This season he has posted up just 20 times, less than 10 percent of his total possessions. He took less than 50 percent of his shots from inside 3′ last season, this season he’s up to almost 70 percent. Drummond hits 66.7 percent from around the basket.
Speaking of Drummond hitting things, he’s also hitting 63.1 percent from the free throw line. A new Andre Drummond, indeed.
Avery Bradley has been a significant upgrade over Caldwell-Pope at the two. He’s an improvement on the defensive side while being a more effective and willing shooter. He’s better off the ball and an ideal DHO partner with Drummond, and their chemistry extends to being found in cuts to the basket.
The attention to detail and defensive aggression since Bradley’s arrival has been tangible. The Pistons are seventh in the NBA in turnovers forced and their active hands and tenacity puts offenses in bad positions significantly more than they did in years past.
Bench units including Ish Smith, Galloway and Tolliver have been spark plugs for a Pistons’ squad which is renowned for getting off to slow starts. This team’s bench simply overwhelms other reserve units with defensive tenacity, hustle and a willingness to get out in transition.
When Tolliver is on the floor, the Pistons are 22.2 points better per 100 possessions. When Galloway is on, the Pistons are 21.5 points better. This doesn’t mean that the reserves are better than the starters, but it does mean that the Pistons’ bench pummels other reserve units. So far this season, a bench versus bench battle simply isn’t a fair fight.
The Pistons have deviated from their dogmatic pick and roll-heavy offensive gameplan and utilize much more movement and action off the ball through Drummond’s DHOs. After running just 4.4 percent of their possessions through the DHO last season, they’re running 10.5 percent of their possessions out of that play type this season, scoring .913 points per possession. That’s good for ninth in the NBA.
Their pick and roll possessions have reduced in number, but increased in potency. last year, the Pistons ran 20.8 percent of their possessions through the pick and roll ball handler, scoring just .849 points per possession. This year, they’re running 14.4 percent of their possessions through it but scoring a league-leading 1.009 points per possession.
Reggie Jackson is the most notable PNR ball handler and has been outstanding, scoring 1.025 points per possession, but Avery Bradley and Tobias Harris have been even better in fairly small samples, scoring 1.267 and a preposterous 1.692 points per possessions respectively.
Much like Harris’ incredible three-point shooting numbers, this will likely regress. What may remain more consistent and regression-proof are the Pistons’ focus on taking care of the ball, being responsible in transition defense and active in forcing turnovers.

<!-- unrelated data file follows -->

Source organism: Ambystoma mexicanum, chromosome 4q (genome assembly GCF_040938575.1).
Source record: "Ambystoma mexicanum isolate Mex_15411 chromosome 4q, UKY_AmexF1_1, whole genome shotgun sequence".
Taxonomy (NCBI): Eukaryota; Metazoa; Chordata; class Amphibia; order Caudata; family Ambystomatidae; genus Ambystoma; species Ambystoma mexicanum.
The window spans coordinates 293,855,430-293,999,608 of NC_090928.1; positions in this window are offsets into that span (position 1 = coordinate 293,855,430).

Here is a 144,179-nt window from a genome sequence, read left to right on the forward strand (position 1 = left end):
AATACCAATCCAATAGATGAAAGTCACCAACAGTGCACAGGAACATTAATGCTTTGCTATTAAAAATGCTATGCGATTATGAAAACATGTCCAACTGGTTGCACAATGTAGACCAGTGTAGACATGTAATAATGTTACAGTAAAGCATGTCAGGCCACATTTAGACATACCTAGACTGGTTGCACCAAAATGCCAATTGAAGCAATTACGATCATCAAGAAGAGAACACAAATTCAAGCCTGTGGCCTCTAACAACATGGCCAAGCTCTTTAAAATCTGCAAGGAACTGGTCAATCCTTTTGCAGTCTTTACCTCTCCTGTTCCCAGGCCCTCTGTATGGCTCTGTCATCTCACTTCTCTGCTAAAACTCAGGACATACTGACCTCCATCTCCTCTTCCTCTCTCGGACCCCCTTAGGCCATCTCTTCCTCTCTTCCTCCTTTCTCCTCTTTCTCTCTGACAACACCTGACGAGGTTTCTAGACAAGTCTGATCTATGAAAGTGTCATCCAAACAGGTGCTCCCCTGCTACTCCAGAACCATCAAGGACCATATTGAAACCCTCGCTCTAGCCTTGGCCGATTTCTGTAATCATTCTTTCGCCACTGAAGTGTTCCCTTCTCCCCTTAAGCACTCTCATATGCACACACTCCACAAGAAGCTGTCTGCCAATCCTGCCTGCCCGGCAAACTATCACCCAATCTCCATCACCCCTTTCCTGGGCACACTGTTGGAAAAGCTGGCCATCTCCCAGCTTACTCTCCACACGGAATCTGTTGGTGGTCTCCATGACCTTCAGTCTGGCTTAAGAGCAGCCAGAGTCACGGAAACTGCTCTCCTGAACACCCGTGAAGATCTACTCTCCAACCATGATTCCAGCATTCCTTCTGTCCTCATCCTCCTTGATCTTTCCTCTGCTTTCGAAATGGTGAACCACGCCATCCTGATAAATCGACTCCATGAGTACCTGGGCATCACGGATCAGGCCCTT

While the Pistons are sixth in forced turnovers, only four teams have turned it over less than the Pistons’ 14.6 turnovers per game. They get an extra 1.8 possessions per game as a result, and they are the sixth-best team in the NBA at keeping teams off the board in transition, yielding just 8.5 fast break points per game.
These have been common precepts throughout the Stan Van Gundy era in Detroit, and it speaks to the idea of not beating yourself through sloppy mistakes. The Pistons are not blessed with a plethora of All-NBA defenders, but eliminating easy baskets is a great way of leveling the field and limiting your opponent’s ability to hurt you.
As a result of this offensive versatility and defensive intelligence, the Pistons are currently top-10 in both offensive and defensive rating, even though they’ve played five of the 10 highest scoring teams in the league through 14 games.
The Detroit Pistons are no lock to win 50 games, but there are indicators of a consistent foundation upon which the team is built and the concepts it operates under. Many questioned why Van Gundy didn’t simply break up the core and start over. The best answer to that question is that Van Gundy wanted to see what this young core could do if it was ever healthy together.
Between Jackson’s injury and Caldwell-Pope’s midseason shoulder injury which seemed to affect him from the middle of January on, the Detroit Pistons have never been fully healthy since the end of the 2015-16 season. That squad was on a 50-win pace going into the playoffs over a 27 games sample, and that was with a dreadful bench led by Steve Blake.
This team is better than that team, and we may see Van Gundy’s faith in his own team-building and in the players at the heart of its roster being justified in front of our eyes.